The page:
Thanks for your comments, Greg. I did consider posting it in critique, but decided against it, as it is some general advice on night photography that I am looking for, specifically in city conditions, not so much specific critique on this photo which is why I posted it completely unedited. Also unsharpened. The original is a lot less soft, but I'm just at a very early learning stage with PP and only just got GIMP (thanks, Alex) yesterday, and Photoshop today and resizing has been giving me trouble in terms of loosing sharpness (but I'm working on it!)

    Mette
    My Sony Alpha 700 and I have been joined by a Tamron 200-500mm

  5. #5
    Senior Member Pink Dragonfly's Avatar
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    Re: Outdoor night photography and tripod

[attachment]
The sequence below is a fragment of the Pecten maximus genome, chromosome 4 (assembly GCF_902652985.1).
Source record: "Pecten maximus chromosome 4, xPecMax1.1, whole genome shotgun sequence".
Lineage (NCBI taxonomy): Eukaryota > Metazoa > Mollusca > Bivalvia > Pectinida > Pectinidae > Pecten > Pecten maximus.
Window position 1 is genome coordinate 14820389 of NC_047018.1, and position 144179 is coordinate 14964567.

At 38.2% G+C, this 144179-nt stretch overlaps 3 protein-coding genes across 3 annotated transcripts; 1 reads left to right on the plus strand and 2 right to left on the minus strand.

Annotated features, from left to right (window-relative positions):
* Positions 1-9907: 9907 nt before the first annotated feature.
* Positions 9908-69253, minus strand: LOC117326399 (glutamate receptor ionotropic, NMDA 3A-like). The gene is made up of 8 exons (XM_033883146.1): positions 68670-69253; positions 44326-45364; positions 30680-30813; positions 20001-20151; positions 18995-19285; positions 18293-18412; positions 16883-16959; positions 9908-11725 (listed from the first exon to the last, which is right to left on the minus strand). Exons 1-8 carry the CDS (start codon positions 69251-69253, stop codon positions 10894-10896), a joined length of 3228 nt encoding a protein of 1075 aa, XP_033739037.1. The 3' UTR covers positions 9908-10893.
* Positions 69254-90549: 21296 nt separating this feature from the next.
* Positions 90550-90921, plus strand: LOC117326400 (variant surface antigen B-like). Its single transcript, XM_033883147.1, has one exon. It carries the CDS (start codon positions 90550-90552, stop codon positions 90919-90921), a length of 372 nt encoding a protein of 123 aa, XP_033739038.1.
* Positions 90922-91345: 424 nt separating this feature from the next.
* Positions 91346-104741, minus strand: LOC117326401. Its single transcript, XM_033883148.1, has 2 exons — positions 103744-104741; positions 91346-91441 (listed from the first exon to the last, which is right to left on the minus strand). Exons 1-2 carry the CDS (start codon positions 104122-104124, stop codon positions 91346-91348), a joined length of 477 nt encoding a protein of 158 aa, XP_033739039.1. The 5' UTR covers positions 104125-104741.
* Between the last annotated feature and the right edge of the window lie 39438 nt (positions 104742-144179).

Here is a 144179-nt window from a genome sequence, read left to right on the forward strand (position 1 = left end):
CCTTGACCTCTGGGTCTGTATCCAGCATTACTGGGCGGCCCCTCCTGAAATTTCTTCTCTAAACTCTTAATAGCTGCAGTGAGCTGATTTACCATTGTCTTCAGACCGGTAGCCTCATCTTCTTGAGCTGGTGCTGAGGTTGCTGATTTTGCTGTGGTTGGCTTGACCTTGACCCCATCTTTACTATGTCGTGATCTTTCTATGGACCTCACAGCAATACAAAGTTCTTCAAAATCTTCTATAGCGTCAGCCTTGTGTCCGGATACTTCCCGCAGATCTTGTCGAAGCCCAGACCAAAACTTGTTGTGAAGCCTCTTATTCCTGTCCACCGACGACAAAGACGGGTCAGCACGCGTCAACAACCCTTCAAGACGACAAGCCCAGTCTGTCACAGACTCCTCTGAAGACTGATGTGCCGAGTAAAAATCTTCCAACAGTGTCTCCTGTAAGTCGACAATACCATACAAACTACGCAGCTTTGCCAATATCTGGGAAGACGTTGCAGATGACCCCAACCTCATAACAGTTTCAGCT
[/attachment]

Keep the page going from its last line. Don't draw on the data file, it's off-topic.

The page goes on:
Just saw your reply, Alex! Thank you It's 4am so I'll digest all your help in the morning...
    The snow has just started hammering on my window, but I'm NOT going down again - that tripod was freezing!!! And I'm pretty tired! But thanks again, I really appreciate you taking the time to help me

    Mette
    My Sony Alpha 700 and I have been joined by a Tamron 200-500mm

  6. #6
    Senior Member Jimmy B's Avatar
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    Re: Outdoor night photography and tripod

    Mette, take off any filters you have on your lens for any night shots.That is what has caused the flair on the tree. For your white ballance shoot RAW and change it if you can in your RAW converter. I don't know much about your sony, so I am not sure what kind of software it came with.Depending on what you want your shots to look like I will suggest as low as a ISO as you can. I am going to look at the specs for your camera and see if I can come up with any more insite for you.
    Jimmy B

  7. #7
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    Re: Outdoor night photography and tripod